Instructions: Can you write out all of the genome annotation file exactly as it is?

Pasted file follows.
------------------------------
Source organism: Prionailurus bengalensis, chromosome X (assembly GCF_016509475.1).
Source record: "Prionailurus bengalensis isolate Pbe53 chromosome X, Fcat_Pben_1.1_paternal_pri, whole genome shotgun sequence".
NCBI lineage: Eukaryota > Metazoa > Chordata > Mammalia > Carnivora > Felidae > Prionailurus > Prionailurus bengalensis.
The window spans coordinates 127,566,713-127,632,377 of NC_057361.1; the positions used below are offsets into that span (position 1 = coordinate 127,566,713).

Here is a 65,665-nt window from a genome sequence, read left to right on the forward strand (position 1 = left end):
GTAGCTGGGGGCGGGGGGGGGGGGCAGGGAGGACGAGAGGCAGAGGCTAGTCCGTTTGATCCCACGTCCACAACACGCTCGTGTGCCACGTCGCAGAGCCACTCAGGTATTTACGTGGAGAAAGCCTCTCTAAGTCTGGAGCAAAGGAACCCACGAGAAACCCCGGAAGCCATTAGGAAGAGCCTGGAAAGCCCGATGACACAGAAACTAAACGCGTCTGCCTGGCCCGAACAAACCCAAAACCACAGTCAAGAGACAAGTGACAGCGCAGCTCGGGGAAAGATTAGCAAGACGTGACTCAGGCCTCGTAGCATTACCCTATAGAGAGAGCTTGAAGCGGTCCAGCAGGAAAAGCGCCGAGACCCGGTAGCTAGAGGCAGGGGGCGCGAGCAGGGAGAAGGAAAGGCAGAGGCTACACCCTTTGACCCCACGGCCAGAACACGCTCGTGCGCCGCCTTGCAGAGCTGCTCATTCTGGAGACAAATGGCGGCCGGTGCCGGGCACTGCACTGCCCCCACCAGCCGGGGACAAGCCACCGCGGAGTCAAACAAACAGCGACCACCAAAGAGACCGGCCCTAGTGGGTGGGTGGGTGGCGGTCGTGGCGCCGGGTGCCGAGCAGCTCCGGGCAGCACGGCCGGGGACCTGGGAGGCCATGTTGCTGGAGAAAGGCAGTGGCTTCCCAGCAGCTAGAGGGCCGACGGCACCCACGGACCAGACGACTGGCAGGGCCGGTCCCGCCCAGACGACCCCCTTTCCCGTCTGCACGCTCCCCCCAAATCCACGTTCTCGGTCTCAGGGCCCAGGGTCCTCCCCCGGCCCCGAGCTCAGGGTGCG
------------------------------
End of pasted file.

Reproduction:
Source organism: Prionailurus bengalensis, chromosome X (assembly GCF_016509475.1).
Source record: "Prionailurus bengalensis isolate Pbe53 chromosome X, Fcat_Pben_1.1_paternal_pri, whole genome shotgun sequence".
NCBI lineage: Eukaryota > Metazoa > Chordata > Mammalia > Carnivora > Felidae > Prionailurus > Prionailurus bengalensis.
The window spans coordinates 127,566,713-127,632,377 of NC_057361.1; the positions used below are offsets into that span (position 1 = coordinate 127,566,713).

Here is a 65,665-nt window from a genome sequence, read left to right on the forward strand (position 1 = left end):
GTAGCTGGGGGCGGGGGGGGGGGGCAGGGAGGACGAGAGGCAGAGGCTAGTCCGTTTGATCCCACGTCCACAACACGCTCGTGTGCCACGTCGCAGAGCCACTCAGGTATTTACGTGGAGAAAGCCTCTCTAAGTCTGGAGCAAAGGAACCCACGAGAAACCCCGGAAGCCATTAGGAAGAGCCTGGAAAGCCCGATGACACAGAAACTAAACGCGTCTGCCTGGCCCGAACAAACCCAAAACCACAGTCAAGAGACAAGTGACAGCGCAGCTCGGGGAAAGATTAGCAAGACGTGACTCAGGCCTCGTAGCATTACCCTATAGAGAGAGCTTGAAGCGGTCCAGCAGGAAAAGCGCCGAGACCCGGTAGCTAGAGGCAGGGGGCGCGAGCAGGGAGAAGGAAAGGCAGAGGCTACACCCTTTGACCCCACGGCCAGAACACGCTCGTGCGCCGCCTTGCAGAGCTGCTCATTCTGGAGACAAATGGCGGCCGGTGCCGGGCACTGCACTGCCCCCACCAGCCGGGGACAAGCCACCGCGGAGTCAAACAAACAGCGACCACCAAAGAGACCGGCCCTAGTGGGTGGGTGGGTGGCGGTCGTGGCGCCGGGTGCCGAGCAGCTCCGGGCAGCACGGCCGGGGACCTGGGAGGCCATGTTGCTGGAGAAAGGCAGTGGCTTCCCAGCAGCTAGAGGGCCGACGGCACCCACGGACCAGACGACTGGCAGGGCCGGTCCCGCCCAGACGACCCCCTTTCCCGTCTGCACGCTCCCCCCAAATCCACGTTCTCGGTCTCAGGGCCCAGGGTCCTCCCCCGGCCCCGAGCTCAGGGTGCG